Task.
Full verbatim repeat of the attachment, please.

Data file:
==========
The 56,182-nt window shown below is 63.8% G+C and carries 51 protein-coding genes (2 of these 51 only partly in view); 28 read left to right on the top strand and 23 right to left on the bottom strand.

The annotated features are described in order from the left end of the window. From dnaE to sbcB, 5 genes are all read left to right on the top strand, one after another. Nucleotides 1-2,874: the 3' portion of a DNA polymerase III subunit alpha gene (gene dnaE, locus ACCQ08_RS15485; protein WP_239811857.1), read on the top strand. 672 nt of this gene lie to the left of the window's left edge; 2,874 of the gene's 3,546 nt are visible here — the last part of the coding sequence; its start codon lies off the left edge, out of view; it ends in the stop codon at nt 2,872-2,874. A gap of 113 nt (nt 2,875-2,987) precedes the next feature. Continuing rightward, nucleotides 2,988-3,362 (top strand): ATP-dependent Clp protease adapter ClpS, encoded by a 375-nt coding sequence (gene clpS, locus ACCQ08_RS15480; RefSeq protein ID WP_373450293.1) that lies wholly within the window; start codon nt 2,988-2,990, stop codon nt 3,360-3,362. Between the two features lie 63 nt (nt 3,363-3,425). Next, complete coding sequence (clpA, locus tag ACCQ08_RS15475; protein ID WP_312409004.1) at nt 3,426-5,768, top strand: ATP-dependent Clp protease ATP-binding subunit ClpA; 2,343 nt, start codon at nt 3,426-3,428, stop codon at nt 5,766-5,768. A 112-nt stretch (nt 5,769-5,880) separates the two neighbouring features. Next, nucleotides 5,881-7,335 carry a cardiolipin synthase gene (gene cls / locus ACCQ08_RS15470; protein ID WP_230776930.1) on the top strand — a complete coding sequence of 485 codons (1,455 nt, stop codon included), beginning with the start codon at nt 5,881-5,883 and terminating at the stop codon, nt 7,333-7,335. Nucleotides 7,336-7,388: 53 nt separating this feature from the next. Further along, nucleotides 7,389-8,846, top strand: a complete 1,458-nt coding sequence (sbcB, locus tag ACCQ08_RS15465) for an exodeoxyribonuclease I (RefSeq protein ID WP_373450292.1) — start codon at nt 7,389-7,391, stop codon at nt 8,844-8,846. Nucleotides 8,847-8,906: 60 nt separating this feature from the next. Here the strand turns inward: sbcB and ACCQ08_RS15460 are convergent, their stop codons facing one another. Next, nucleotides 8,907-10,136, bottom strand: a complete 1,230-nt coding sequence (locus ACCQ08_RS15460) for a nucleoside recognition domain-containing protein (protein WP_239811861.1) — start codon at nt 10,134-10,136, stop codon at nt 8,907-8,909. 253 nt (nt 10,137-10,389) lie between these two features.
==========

The 56,182-nt window shown below is 63.8% G+C and carries 51 protein-coding genes (2 of these 51 only partly in view); 28 read left to right on the top strand and 23 right to left on the bottom strand.

The annotated features are described in order from the left end of the window. From dnaE to sbcB, 5 genes are all read left to right on the top strand, one after another. Nucleotides 1-2,874: the 3' portion of a DNA polymerase III subunit alpha gene (gene dnaE, locus ACCQ08_RS15485; protein WP_239811857.1), read on the top strand. 672 nt of this gene lie to the left of the window's left edge; 2,874 of the gene's 3,546 nt are visible here — the last part of the coding sequence; its start codon lies off the left edge, out of view; it ends in the stop codon at nt 2,872-2,874. A gap of 113 nt (nt 2,875-2,987) precedes the next feature. Continuing rightward, nucleotides 2,988-3,362 (top strand): ATP-dependent Clp protease adapter ClpS, encoded by a 375-nt coding sequence (gene clpS, locus ACCQ08_RS15480; RefSeq protein ID WP_373450293.1) that lies wholly within the window; start codon nt 2,988-2,990, stop codon nt 3,360-3,362. Between the two features lie 63 nt (nt 3,363-3,425). Next, complete coding sequence (clpA, locus tag ACCQ08_RS15475; protein ID WP_312409004.1) at nt 3,426-5,768, top strand: ATP-dependent Clp protease ATP-binding subunit ClpA; 2,343 nt, start codon at nt 3,426-3,428, stop codon at nt 5,766-5,768. A 112-nt stretch (nt 5,769-5,880) separates the two neighbouring features. Next, nucleotides 5,881-7,335 carry a cardiolipin synthase gene (gene cls / locus ACCQ08_RS15470; protein ID WP_230776930.1) on the top strand — a complete coding sequence of 485 codons (1,455 nt, stop codon included), beginning with the start codon at nt 5,881-5,883 and terminating at the stop codon, nt 7,333-7,335. Nucleotides 7,336-7,388: 53 nt separating this feature from the next. Further along, nucleotides 7,389-8,846, top strand: a complete 1,458-nt coding sequence (sbcB, locus tag ACCQ08_RS15465) for an exodeoxyribonuclease I (RefSeq protein ID WP_373450292.1) — start codon at nt 7,389-7,391, stop codon at nt 8,844-8,846. Nucleotides 8,847-8,906: 60 nt separating this feature from the next. Here the strand turns inward: sbcB and ACCQ08_RS15460 are convergent, their stop codons facing one another. Next, nucleotides 8,907-10,136, bottom strand: a complete 1,230-nt coding sequence (locus ACCQ08_RS15460) for a nucleoside recognition domain-containing protein (protein WP_239811861.1) — start codon at nt 10,134-10,136, stop codon at nt 8,907-8,909. 253 nt (nt 10,137-10,389) lie between these two features.